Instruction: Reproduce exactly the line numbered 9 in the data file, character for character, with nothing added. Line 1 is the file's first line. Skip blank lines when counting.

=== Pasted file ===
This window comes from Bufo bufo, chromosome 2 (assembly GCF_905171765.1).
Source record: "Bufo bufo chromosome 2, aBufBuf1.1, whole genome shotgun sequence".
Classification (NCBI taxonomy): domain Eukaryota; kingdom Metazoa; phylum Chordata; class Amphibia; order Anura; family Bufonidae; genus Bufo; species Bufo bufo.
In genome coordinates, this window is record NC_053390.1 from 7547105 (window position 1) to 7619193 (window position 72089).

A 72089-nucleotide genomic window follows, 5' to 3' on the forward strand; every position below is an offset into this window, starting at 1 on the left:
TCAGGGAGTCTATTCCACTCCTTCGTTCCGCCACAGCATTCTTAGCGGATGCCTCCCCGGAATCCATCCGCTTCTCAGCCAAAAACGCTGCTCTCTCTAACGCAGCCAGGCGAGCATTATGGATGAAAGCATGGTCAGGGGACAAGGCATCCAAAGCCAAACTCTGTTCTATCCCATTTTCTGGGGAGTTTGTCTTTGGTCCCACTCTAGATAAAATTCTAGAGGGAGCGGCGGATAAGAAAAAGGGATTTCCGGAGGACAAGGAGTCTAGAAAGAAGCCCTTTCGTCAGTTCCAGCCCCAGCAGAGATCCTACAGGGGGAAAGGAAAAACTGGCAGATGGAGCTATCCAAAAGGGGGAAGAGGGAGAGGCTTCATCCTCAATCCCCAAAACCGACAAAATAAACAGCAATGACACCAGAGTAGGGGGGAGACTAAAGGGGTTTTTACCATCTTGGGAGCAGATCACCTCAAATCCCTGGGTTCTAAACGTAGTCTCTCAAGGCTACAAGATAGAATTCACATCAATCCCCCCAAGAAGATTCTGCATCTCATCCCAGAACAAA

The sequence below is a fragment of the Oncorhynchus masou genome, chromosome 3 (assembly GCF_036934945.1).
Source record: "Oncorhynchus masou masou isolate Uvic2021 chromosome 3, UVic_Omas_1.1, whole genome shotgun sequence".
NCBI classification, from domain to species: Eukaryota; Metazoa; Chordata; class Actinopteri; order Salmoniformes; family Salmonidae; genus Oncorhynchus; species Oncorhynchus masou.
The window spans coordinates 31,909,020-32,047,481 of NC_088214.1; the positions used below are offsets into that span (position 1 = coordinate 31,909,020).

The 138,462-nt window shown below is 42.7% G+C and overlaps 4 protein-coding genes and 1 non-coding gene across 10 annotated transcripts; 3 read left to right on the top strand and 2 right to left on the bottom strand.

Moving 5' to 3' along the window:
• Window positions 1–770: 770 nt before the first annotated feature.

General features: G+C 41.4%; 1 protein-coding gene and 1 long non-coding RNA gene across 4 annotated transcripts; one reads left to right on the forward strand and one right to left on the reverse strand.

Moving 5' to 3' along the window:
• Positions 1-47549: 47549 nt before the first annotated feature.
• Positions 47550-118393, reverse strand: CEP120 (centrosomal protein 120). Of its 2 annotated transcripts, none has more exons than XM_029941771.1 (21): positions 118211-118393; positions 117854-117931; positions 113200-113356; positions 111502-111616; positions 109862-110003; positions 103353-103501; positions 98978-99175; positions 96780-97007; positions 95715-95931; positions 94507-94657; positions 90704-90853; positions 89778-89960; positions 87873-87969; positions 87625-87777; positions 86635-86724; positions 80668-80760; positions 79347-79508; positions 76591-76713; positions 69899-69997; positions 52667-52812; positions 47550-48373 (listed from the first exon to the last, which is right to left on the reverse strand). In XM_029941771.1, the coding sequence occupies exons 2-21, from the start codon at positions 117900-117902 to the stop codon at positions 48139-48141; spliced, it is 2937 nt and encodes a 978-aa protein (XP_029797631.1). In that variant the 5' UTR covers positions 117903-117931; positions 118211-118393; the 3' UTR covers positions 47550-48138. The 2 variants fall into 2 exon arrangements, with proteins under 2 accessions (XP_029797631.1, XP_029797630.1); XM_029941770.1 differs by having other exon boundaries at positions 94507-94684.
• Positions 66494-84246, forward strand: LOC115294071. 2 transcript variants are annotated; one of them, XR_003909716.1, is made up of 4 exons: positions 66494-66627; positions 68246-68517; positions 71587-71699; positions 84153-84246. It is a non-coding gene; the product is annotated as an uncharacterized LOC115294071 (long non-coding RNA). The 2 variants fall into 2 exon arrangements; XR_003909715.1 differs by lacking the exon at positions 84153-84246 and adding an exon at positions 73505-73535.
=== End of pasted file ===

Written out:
NCBI classification, from domain to species: Eukaryota; Metazoa; Chordata; class Actinopteri; order Salmoniformes; family Salmonidae; genus Oncorhynchus; species Oncorhynchus masou.